• 22. 20<br />Questions to Ask<br />The customer may ask for any of the following; They want an insulation tester, Meg-Ohm Meter, or Megger. Megger is a trade mark and we have insulation testers, but Megger is a specific brand. We have many of the exact same functions and features. It is exactly like asking for a WireNut.<br />What is the nominal voltage of the item they want to test? We can test up to 1000 volts, so if they have a 480 volt motor, then we can test that.<br />Maintenance electricians, new installers, service technicians all require these testers to troubleshoot problems and to test for damage during installation.<br />
  • 23. 61-795 Insulation Tester<br />Simple timed and spot testing.<br />250, 500 and 1000 VDC tests<br />Tests to values of 2000 meg ohms or 2 gig ohms.<br />21<br />
  • 24. 61-797 Insulation Tester<br />5 Voltage Tests, 50, 100, 250, 500 and 1000 VDC<br />Automated PI and DAR tests.<br />Remote probe<br />Memory recall<br />Tests to 20 gig ohms.<br />22<br />
  • 25. Test Questions (True/False)<br />Exposure to water or moisture can affect insulation effectiveness?<br />An air gap between two conductors will show a high value reading, even when insulation is scraped away?<br />The applied test voltage should be twice that of the nominal voltage found on the conductor?<br />The length of the test depends on the age of the installation?<br />The length of the conductor has no impact on the length of the test?<br />Testing a live circuit should not present any problems?<br />When faced with a bundle of 20 conductors in metal conduit in an old building, testing several pairs should be sufficient?<br />When making a PI or DAR (Ratio tests) the second reading should be equal to or higher than the first?<br />Keeping records is not necessary as you can always test to find out the true condition of the insulation?<br />23<br />
  • 26. Answers<br />Exposure to water or moisture can affect insulation effectiveness? TRUE Insulation submersed in water can actually absorb moisture and its resistive properties will change. Insulation can sometimes be dried out and returned to service after flooding.<br />An air gap between two conductors will show a high value reading, even when insulation is scraped away? TRUE High tension million volt lines do not have insulation on them. They rely on the glass insulators and air, (distance) to not arc to adjacent conductors.<br />The applied test voltage should be twice that of the nominal voltage found on the conductor? TRUE Simply double the nominal voltage and test at that level up to 2400 Volts.<br />The length of the test depends on the age of the installation? TRUE, but if you have a history of tests to refer, then you can possibly shorten the test.<br />The length of the conductor has no impact on the length of the test? FALSE Longer cable lengths will require more time to build up a charge before they start to ‘leak’ to an adjacent conductor.<br />24<br />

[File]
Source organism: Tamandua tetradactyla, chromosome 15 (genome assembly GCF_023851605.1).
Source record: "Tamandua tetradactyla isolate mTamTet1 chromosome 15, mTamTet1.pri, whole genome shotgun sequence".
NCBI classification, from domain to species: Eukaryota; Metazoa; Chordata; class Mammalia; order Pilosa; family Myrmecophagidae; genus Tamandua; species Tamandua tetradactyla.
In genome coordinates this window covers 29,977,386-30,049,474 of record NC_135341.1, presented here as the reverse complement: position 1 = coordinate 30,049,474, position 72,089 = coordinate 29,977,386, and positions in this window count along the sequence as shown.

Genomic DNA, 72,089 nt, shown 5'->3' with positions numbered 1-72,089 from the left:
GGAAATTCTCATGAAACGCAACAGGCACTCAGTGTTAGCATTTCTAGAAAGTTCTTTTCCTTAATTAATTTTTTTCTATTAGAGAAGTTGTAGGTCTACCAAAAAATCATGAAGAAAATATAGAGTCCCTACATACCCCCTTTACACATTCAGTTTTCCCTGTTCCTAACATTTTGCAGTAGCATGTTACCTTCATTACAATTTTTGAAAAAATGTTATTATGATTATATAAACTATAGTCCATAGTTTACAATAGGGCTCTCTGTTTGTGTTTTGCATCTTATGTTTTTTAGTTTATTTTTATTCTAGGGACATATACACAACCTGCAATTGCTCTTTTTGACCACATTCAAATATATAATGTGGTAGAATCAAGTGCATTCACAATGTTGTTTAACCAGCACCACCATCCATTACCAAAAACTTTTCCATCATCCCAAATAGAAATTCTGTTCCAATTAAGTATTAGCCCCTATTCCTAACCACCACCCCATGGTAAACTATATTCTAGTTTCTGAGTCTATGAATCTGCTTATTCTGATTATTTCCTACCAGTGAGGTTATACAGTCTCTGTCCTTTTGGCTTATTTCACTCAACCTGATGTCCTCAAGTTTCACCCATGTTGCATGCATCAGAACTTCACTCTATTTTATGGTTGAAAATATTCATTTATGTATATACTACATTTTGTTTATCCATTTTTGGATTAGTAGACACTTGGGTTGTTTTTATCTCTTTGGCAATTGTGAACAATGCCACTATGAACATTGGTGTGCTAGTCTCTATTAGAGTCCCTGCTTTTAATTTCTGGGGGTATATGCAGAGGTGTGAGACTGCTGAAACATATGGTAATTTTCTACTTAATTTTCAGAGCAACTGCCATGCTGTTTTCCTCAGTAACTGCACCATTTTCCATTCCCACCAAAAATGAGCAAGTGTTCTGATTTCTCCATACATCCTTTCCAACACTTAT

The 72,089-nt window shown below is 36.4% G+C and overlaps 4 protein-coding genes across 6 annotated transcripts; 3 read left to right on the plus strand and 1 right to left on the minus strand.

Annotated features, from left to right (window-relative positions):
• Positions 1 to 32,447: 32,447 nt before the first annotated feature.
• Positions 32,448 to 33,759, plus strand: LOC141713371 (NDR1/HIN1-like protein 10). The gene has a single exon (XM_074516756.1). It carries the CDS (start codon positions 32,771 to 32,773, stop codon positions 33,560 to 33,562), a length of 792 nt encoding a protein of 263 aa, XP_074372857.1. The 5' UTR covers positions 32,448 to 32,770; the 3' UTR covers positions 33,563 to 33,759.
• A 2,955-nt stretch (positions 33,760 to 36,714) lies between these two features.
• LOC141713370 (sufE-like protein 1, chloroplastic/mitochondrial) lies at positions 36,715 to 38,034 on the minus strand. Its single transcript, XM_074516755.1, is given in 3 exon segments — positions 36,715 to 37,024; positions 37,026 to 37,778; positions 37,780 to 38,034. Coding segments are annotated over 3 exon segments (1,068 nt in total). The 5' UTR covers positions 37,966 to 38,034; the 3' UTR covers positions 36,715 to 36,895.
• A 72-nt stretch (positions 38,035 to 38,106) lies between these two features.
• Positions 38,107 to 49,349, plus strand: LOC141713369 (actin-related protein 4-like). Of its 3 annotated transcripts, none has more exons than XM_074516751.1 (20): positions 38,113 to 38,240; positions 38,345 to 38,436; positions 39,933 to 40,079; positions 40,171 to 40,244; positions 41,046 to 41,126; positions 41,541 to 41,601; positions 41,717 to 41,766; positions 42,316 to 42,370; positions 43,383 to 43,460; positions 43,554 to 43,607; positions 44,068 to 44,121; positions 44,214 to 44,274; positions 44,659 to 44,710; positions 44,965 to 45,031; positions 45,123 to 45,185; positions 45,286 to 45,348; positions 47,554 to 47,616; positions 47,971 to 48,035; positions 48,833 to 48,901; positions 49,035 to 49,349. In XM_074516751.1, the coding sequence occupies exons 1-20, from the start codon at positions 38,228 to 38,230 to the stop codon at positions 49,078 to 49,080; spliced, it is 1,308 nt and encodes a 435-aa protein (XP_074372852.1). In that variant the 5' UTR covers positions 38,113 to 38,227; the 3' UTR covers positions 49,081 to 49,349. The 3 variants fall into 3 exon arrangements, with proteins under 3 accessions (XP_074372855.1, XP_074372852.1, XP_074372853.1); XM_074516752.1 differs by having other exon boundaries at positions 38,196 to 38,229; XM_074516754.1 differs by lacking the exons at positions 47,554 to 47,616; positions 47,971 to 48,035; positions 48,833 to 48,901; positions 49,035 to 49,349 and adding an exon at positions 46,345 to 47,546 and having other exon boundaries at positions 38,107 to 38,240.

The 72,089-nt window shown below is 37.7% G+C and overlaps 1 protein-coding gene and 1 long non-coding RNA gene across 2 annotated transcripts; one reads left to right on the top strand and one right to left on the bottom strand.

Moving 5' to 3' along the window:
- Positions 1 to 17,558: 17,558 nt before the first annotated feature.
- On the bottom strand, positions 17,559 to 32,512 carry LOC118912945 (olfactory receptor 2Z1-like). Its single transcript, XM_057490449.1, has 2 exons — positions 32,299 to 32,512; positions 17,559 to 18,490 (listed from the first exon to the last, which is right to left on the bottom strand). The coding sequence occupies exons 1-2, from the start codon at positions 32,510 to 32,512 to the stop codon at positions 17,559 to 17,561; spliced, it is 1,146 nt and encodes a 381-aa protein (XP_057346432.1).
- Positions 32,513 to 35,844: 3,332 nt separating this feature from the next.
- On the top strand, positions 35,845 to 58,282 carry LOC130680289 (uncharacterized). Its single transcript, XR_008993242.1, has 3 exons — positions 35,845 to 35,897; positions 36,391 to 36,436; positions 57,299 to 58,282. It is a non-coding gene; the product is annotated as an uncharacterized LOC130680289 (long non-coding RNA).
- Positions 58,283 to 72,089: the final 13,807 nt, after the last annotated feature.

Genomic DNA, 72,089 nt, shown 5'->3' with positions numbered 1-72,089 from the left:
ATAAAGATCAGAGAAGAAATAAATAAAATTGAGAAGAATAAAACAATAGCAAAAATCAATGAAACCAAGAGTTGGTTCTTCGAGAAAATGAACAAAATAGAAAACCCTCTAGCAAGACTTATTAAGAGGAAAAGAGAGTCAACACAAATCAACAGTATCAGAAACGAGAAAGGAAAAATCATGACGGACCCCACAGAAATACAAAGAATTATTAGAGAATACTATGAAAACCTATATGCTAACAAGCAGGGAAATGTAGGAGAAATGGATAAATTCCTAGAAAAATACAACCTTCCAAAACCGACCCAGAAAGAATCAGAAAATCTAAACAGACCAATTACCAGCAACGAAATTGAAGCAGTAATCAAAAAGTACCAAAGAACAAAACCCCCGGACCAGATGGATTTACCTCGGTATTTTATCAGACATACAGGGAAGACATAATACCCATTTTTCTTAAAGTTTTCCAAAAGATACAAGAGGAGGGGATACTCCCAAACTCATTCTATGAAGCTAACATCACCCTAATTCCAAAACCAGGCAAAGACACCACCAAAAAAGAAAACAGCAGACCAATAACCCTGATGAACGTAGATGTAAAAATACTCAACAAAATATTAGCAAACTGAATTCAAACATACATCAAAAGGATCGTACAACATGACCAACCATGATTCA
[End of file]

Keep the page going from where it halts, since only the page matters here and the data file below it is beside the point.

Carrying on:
• 27. Answers<br />Testing a live circuit should not present any problems? FALSE Always de-energize a circuit and unplug any loads for safety reasons and to prevent damage to loads. Most modern testers have defeat circuitry so as not to test a live circuit.<br />When faced with a bundle of 20 conductors in metal conduit in an old building, testing several pairs should be sufficient? FALSE You must pressurize each conductor and test to see if current is leaking to any other conductor and the metal conduit!<br />When making a PI or DAR (Ratio tests) the second reading should be equal to or higher than the first? TRUE This shows that the insulation is good.<br />Keeping records is not necessary as you can always test to find out the true condition of the insulation? TRUE But it will cause unnecessarily lengthy tests to be certain each and every time of the results.<br />25<br />